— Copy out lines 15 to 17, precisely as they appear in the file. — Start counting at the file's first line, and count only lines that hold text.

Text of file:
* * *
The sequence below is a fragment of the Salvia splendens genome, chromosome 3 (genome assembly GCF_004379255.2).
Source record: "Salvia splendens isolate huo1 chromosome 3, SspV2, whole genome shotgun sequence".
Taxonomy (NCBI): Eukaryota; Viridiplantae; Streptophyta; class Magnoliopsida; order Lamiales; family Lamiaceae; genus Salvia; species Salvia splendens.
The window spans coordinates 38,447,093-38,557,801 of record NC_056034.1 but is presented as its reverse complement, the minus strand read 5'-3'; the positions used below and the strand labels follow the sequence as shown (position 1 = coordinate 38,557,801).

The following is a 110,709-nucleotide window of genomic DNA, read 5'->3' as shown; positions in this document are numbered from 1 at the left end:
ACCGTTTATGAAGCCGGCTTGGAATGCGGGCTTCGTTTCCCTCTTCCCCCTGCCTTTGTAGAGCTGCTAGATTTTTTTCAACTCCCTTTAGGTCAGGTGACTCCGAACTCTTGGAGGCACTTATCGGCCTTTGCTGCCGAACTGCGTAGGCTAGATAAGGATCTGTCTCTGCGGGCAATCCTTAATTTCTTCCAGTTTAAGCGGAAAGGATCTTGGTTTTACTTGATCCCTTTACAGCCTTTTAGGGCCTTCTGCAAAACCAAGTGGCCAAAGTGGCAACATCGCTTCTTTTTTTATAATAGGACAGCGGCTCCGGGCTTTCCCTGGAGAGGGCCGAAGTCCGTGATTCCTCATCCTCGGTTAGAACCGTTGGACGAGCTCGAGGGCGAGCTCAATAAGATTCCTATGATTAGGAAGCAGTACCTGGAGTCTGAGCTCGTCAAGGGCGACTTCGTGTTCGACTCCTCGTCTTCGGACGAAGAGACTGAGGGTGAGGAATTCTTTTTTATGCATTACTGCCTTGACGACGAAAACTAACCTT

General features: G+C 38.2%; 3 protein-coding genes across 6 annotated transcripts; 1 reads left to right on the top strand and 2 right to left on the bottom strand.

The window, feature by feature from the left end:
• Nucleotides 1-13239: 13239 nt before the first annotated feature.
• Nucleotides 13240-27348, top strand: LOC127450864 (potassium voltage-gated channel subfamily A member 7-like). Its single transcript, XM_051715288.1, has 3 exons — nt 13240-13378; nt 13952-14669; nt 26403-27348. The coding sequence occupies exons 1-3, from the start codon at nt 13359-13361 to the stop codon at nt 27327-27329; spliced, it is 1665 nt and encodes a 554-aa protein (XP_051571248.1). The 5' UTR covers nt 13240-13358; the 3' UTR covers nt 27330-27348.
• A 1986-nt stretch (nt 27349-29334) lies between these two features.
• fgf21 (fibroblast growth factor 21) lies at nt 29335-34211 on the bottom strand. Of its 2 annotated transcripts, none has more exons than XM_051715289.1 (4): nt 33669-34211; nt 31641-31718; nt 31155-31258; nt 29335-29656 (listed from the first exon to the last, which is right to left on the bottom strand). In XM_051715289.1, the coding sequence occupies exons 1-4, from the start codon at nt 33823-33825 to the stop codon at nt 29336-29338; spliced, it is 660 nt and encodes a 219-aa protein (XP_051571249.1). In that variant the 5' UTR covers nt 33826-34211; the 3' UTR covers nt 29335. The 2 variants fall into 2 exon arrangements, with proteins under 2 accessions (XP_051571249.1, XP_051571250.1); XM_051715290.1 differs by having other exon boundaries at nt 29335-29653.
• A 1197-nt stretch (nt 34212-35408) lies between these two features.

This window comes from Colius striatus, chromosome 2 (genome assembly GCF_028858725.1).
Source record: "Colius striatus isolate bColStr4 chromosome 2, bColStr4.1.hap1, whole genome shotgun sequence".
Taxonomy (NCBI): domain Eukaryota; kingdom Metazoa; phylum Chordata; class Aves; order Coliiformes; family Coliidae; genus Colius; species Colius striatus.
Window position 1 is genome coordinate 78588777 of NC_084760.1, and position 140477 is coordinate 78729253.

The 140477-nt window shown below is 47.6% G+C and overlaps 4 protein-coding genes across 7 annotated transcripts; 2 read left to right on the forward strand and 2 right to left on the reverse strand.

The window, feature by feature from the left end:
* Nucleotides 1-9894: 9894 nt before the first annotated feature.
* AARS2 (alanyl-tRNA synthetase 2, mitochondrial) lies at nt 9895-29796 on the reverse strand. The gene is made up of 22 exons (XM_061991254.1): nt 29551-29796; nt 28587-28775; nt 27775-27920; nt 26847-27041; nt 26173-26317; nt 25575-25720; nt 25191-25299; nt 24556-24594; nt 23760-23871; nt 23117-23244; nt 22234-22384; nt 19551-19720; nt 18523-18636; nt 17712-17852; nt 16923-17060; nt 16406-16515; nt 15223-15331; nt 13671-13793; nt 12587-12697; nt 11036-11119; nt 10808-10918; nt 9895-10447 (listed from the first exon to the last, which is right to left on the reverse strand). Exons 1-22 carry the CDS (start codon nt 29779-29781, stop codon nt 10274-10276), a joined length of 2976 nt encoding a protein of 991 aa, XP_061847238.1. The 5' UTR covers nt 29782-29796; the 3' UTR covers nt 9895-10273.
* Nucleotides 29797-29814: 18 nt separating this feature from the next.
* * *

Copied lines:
Source record: "Colius striatus isolate bColStr4 chromosome 2, bColStr4.1.hap1, whole genome shotgun sequence".
Taxonomy (NCBI): domain Eukaryota; kingdom Metazoa; phylum Chordata; class Aves; order Coliiformes; family Coliidae; genus Colius; species Colius striatus.
Window position 1 is genome coordinate 78588777 of NC_084760.1, and position 140477 is coordinate 78729253.